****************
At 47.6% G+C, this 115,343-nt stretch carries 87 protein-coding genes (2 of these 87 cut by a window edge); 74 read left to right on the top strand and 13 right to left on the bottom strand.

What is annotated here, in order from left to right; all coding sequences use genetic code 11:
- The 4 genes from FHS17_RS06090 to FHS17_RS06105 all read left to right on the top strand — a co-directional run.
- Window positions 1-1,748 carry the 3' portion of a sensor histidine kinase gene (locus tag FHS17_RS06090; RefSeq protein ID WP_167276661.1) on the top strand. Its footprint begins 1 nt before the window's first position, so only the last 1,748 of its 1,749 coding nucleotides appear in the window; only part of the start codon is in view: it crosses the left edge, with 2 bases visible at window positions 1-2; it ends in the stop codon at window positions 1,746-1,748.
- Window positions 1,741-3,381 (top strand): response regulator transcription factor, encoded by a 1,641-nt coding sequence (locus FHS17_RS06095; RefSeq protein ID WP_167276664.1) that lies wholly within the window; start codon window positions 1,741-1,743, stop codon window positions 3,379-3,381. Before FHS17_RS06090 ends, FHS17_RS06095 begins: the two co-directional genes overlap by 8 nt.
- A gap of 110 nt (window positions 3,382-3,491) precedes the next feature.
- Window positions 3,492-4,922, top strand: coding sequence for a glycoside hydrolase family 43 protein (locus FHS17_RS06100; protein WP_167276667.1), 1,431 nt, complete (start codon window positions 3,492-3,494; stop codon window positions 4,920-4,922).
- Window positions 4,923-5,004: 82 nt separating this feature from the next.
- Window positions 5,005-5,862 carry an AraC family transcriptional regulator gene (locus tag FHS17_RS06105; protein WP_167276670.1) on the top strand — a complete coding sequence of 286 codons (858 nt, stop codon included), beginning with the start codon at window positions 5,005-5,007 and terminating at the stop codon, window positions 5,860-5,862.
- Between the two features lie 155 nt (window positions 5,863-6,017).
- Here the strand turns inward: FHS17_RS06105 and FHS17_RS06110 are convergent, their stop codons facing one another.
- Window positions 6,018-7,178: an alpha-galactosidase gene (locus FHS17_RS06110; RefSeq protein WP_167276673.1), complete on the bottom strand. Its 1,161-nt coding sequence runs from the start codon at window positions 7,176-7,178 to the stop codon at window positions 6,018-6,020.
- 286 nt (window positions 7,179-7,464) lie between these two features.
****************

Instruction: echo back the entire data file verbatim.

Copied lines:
At 47.6% G+C, this 115,343-nt stretch carries 87 protein-coding genes (2 of these 87 cut by a window edge); 74 read left to right on the top strand and 13 right to left on the bottom strand.

What is annotated here, in order from left to right; all coding sequences use genetic code 11:
- The 4 genes from FHS17_RS06090 to FHS17_RS06105 all read left to right on the top strand — a co-directional run.
- Window positions 1-1,748 carry the 3' portion of a sensor histidine kinase gene (locus tag FHS17_RS06090; RefSeq protein ID WP_167276661.1) on the top strand. Its footprint begins 1 nt before the window's first position, so only the last 1,748 of its 1,749 coding nucleotides appear in the window; only part of the start codon is in view: it crosses the left edge, with 2 bases visible at window positions 1-2; it ends in the stop codon at window positions 1,746-1,748.
- Window positions 1,741-3,381 (top strand): response regulator transcription factor, encoded by a 1,641-nt coding sequence (locus FHS17_RS06095; RefSeq protein ID WP_167276664.1) that lies wholly within the window; start codon window positions 1,741-1,743, stop codon window positions 3,379-3,381. Before FHS17_RS06090 ends, FHS17_RS06095 begins: the two co-directional genes overlap by 8 nt.
- A gap of 110 nt (window positions 3,382-3,491) precedes the next feature.
- Window positions 3,492-4,922, top strand: coding sequence for a glycoside hydrolase family 43 protein (locus FHS17_RS06100; protein WP_167276667.1), 1,431 nt, complete (start codon window positions 3,492-3,494; stop codon window positions 4,920-4,922).
- Window positions 4,923-5,004: 82 nt separating this feature from the next.
- Window positions 5,005-5,862 carry an AraC family transcriptional regulator gene (locus tag FHS17_RS06105; protein WP_167276670.1) on the top strand — a complete coding sequence of 286 codons (858 nt, stop codon included), beginning with the start codon at window positions 5,005-5,007 and terminating at the stop codon, window positions 5,860-5,862.
- Between the two features lie 155 nt (window positions 5,863-6,017).
- Here the strand turns inward: FHS17_RS06105 and FHS17_RS06110 are convergent, their stop codons facing one another.
- Window positions 6,018-7,178: an alpha-galactosidase gene (locus FHS17_RS06110; RefSeq protein WP_167276673.1), complete on the bottom strand. Its 1,161-nt coding sequence runs from the start codon at window positions 7,176-7,178 to the stop codon at window positions 6,018-6,020.
- 286 nt (window positions 7,179-7,464) lie between these two features.